Sunday, December 22, 2013

Pressing precious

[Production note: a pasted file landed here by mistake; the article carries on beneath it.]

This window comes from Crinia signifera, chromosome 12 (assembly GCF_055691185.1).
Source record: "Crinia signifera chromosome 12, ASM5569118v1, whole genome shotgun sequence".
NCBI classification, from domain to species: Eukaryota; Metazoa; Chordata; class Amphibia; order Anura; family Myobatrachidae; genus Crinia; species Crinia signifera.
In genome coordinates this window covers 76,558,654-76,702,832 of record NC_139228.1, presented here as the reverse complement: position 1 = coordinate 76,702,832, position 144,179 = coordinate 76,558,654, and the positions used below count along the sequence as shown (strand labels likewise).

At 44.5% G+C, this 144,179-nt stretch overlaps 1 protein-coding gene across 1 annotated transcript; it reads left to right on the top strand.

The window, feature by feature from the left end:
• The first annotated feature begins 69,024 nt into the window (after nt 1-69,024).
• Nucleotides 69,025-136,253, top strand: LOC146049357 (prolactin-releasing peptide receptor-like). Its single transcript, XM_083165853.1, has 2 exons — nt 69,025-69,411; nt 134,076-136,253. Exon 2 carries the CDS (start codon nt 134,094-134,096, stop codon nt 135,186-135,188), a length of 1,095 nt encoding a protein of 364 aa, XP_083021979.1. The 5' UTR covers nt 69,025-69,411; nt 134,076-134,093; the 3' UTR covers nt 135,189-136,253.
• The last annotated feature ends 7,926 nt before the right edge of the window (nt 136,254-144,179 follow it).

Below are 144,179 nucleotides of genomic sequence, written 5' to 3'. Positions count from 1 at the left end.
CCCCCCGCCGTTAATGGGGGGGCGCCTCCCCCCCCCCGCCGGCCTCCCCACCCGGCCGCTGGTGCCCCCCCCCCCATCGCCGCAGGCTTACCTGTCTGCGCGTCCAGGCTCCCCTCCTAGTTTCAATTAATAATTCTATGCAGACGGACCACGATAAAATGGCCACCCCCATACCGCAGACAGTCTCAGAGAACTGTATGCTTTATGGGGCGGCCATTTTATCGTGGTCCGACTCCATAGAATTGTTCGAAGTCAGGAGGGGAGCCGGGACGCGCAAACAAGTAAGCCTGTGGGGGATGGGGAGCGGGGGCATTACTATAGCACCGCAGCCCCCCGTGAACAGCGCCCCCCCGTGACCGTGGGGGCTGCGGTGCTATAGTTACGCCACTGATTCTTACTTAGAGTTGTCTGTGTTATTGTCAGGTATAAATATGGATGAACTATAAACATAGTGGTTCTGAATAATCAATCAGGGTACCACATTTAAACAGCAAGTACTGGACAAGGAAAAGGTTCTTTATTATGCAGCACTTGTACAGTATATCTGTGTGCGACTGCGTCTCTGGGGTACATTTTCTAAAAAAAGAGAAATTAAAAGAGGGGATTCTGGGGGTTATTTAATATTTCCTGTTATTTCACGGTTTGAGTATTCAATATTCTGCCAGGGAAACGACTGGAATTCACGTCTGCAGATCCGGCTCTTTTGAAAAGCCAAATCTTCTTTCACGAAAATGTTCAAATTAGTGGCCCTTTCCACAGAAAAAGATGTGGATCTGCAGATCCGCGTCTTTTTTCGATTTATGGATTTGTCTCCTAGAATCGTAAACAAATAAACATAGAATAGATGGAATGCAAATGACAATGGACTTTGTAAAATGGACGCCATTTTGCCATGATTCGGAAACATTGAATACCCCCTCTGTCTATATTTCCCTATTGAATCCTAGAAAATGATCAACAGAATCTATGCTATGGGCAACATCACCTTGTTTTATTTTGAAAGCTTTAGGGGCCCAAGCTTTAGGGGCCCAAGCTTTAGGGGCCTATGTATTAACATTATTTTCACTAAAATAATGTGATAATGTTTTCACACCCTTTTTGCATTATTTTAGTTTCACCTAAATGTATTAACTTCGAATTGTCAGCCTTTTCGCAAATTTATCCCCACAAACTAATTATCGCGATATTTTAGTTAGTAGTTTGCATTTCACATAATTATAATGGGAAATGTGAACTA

It’s a new kind of chemistry,” says geophysicist Russell J. Hemley of the Carnegie Institution for Science about something which I again admit is beyond my comprehension. By squeezing substances between 2 diamonds they cause changes in the molecules that result in a surprising modern-day alchemy. And by squeeze, I mean exerting pressure of 50 million pounds per square inch and above inside a special anvil. At that pressure, oxygen becomes a shiny metal. Noble gases interact with hydrogen to become new structures, and hydrogen forms a hexagonal pattern. Everyday items like peanut butter, roofing tar, and wood become diamonds! As the atoms reconfigure, the properties of the substances change: some can then insulate, others become superconductors, some alter their transparency. Scientists are experimenting with the chemical reactions of carbon under extreme pressure to determine the conditions necessary for the formation of life. They are studying these high-pressure transformations to understand what is going on in the earth's core, but also to develop new materials to efficiently produce or store electricity. You have a new and different periodic table, in a sense,” sums up Dr. Hemley.

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